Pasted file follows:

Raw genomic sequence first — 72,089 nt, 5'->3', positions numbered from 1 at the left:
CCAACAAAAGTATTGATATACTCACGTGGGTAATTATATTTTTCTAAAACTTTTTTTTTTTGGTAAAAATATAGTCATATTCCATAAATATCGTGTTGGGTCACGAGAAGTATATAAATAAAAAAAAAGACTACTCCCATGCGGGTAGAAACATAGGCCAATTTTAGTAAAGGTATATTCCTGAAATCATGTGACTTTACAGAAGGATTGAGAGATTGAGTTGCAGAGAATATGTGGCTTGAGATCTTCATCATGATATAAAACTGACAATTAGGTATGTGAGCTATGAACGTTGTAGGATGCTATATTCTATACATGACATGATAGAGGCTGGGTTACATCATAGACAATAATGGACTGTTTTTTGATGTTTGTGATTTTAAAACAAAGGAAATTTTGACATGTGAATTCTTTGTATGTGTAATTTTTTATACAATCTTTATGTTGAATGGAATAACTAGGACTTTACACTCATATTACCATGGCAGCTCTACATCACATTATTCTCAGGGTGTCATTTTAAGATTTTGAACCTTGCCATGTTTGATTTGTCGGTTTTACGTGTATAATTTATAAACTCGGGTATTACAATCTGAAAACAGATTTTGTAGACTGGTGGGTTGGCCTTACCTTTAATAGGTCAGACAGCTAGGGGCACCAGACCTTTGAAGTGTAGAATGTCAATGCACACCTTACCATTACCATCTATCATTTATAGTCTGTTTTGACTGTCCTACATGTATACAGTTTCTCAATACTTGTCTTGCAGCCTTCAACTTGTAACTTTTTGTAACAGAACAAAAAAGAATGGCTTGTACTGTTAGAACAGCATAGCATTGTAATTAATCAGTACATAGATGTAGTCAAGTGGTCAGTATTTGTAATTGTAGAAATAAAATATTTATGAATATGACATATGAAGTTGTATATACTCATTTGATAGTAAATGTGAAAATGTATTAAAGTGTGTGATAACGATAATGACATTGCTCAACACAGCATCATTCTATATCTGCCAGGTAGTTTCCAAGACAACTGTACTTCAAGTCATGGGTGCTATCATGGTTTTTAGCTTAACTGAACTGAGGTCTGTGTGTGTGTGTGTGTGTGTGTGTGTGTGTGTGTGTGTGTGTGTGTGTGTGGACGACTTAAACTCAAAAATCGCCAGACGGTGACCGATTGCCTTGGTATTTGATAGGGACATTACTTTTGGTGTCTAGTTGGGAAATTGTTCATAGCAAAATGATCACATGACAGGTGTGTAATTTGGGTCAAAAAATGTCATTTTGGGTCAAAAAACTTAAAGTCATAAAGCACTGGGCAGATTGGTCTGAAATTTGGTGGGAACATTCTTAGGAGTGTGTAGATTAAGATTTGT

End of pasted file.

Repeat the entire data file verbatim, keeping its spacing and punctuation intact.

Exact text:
Raw genomic sequence first — 72,089 nt, 5'->3', positions numbered from 1 at the left:
CCAACAAAAGTATTGATATACTCACGTGGGTAATTATATTTTTCTAAAACTTTTTTTTTTTGGTAAAAATATAGTCATATTCCATAAATATCGTGTTGGGTCACGAGAAGTATATAAATAAAAAAAAAGACTACTCCCATGCGGGTAGAAACATAGGCCAATTTTAGTAAAGGTATATTCCTGAAATCATGTGACTTTACAGAAGGATTGAGAGATTGAGTTGCAGAGAATATGTGGCTTGAGATCTTCATCATGATATAAAACTGACAATTAGGTATGTGAGCTATGAACGTTGTAGGATGCTATATTCTATACATGACATGATAGAGGCTGGGTTACATCATAGACAATAATGGACTGTTTTTTGATGTTTGTGATTTTAAAACAAAGGAAATTTTGACATGTGAATTCTTTGTATGTGTAATTTTTTATACAATCTTTATGTTGAATGGAATAACTAGGACTTTACACTCATATTACCATGGCAGCTCTACATCACATTATTCTCAGGGTGTCATTTTAAGATTTTGAACCTTGCCATGTTTGATTTGTCGGTTTTACGTGTATAATTTATAAACTCGGGTATTACAATCTGAAAACAGATTTTGTAGACTGGTGGGTTGGCCTTACCTTTAATAGGTCAGACAGCTAGGGGCACCAGACCTTTGAAGTGTAGAATGTCAATGCACACCTTACCATTACCATCTATCATTTATAGTCTGTTTTGACTGTCCTACATGTATACAGTTTCTCAATACTTGTCTTGCAGCCTTCAACTTGTAACTTTTTGTAACAGAACAAAAAAGAATGGCTTGTACTGTTAGAACAGCATAGCATTGTAATTAATCAGTACATAGATGTAGTCAAGTGGTCAGTATTTGTAATTGTAGAAATAAAATATTTATGAATATGACATATGAAGTTGTATATACTCATTTGATAGTAAATGTGAAAATGTATTAAAGTGTGTGATAACGATAATGACATTGCTCAACACAGCATCATTCTATATCTGCCAGGTAGTTTCCAAGACAACTGTACTTCAAGTCATGGGTGCTATCATGGTTTTTAGCTTAACTGAACTGAGGTCTGTGTGTGTGTGTGTGTGTGTGTGTGTGTGTGTGTGTGTGTGTGTGTGTGTGGACGACTTAAACTCAAAAATCGCCAGACGGTGACCGATTGCCTTGGTATTTGATAGGGACATTACTTTTGGTGTCTAGTTGGGAAATTGTTCATAGCAAAATGATCACATGACAGGTGTGTAATTTGGGTCAAAAAATGTCATTTTGGGTCAAAAAACTTAAAGTCATAAAGCACTGGGCAGATTGGTCTGAAATTTGGTGGGAACATTCTTAGGAGTGTGTAGATTAAGATTTGT